Glucocorticoids (GCs) are stress hormones that can strongly influence physiology, behavior, and an organism’s ability to cope with environmental change. Despite their importance, and the wealth of studies that have sought to understand how and why GC concentrations vary within species, we do not have a clear understanding of how circulating GC levels vary within and across the major vertebrate clades. New research has proposed that much interspecific variation in GC concentrations can be explained by variation in metabolism and body mass. Specifically, GC concentrations should vary proportionally with mass-specific metabolic rates and, given known scaling relationships between body mass and metabolic rate, GC concentrations should scale to the -1/4 power of body mass and to the power of 1 with mass-specific metabolic rate. Here, we use HormoneBase, the newly compiled database that includes plasma GC concentrations from free-living and unmanipulated vertebrates, to evaluate this hypothesis. Specifically, we explored the relationships between body mass or mass-specific metabolic rate and either baseline or stress-induced GC (cortisol or corticosterone) concentrations in tetrapods. Our phylogenetically-informed models suggest that, whereas the relationship between GC concentrations and body mass across tetrapods and among mammals is close to -1/4 power, this relationship does not exist in amphibians, reptiles, and birds. Moreover, with the exception of a positive association between stress-induced GC concentrations and mass-specific metabolic rate in birds, we found little evidence that GC concentrations are linked to metabolic rate, although the number of species sampled was quite limited for amphibians and somewhat so for reptiles and mammals. Nevertheless, these results stand in contrast to the generally accepted association between the two and suggest that our observed positive association between body mass and GC concentrations may not be due to the well-established link between mass and metabolism. Large-scale comparative approaches can come with drawbacks, such as pooling and pairing observations from separate sources. However, these broad analyses provide an important counterbalance to the majority of studies examining variation in GC concentrations at the population or species level, and can be a powerful approach to testing both long-standing and new questions in biology.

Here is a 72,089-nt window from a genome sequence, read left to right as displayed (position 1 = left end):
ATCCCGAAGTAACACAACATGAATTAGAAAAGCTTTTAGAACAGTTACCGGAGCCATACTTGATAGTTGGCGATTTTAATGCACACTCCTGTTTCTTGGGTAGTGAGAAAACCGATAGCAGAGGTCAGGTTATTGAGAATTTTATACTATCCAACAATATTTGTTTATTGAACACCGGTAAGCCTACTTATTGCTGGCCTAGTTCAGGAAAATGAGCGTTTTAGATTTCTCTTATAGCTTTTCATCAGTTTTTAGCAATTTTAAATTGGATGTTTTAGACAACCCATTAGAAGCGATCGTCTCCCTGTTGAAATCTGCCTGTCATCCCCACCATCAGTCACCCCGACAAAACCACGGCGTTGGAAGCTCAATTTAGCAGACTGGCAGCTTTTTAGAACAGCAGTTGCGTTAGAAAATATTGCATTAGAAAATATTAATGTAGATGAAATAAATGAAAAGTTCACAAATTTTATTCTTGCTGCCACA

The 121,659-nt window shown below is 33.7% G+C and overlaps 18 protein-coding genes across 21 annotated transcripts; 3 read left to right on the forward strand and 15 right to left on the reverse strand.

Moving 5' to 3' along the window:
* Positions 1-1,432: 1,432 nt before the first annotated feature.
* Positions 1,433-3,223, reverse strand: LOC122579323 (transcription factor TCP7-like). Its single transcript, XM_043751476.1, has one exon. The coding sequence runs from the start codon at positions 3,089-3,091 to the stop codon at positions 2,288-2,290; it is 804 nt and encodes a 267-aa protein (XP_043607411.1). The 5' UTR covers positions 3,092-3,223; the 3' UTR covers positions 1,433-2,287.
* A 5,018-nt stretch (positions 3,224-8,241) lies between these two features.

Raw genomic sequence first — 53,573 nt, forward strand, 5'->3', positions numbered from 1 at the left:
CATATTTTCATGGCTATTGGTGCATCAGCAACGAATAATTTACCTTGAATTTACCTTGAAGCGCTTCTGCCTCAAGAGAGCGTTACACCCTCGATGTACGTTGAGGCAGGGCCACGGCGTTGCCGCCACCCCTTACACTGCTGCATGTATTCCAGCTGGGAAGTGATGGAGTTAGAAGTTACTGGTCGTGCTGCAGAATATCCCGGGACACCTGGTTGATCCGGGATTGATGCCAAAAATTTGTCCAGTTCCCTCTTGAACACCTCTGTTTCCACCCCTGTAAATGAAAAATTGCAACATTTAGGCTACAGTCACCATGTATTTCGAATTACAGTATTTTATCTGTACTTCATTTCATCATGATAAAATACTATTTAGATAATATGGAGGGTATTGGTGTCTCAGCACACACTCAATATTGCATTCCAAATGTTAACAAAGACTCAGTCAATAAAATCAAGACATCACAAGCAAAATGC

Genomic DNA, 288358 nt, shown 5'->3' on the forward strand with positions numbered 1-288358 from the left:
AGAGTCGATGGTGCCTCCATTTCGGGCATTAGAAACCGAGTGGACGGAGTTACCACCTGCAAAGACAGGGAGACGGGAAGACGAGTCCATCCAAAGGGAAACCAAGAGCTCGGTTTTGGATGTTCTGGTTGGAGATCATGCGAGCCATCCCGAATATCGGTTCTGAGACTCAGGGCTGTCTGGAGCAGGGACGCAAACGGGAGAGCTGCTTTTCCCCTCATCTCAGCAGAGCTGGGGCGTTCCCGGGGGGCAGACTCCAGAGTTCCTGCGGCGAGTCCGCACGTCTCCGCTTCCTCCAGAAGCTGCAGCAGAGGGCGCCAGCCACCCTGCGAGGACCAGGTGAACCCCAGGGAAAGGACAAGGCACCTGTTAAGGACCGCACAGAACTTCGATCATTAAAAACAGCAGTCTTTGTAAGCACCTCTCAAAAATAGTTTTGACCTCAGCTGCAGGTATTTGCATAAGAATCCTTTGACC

Document Object Identifier (DOI)
Oxford University Press
Francis, C.D., Donald, J.W., Fuxjager, M.J., Goymann, W., Hau, M., Husak, J.F., Johnson, M.A., ... & Downs, C.J. (2018). Metabolic scaling of stress hormones in vertebrates. Integrative and Comparative Biology, 58(4), 729-738. doi:10.1093/icb/icy063
Integrative and Comparative Biology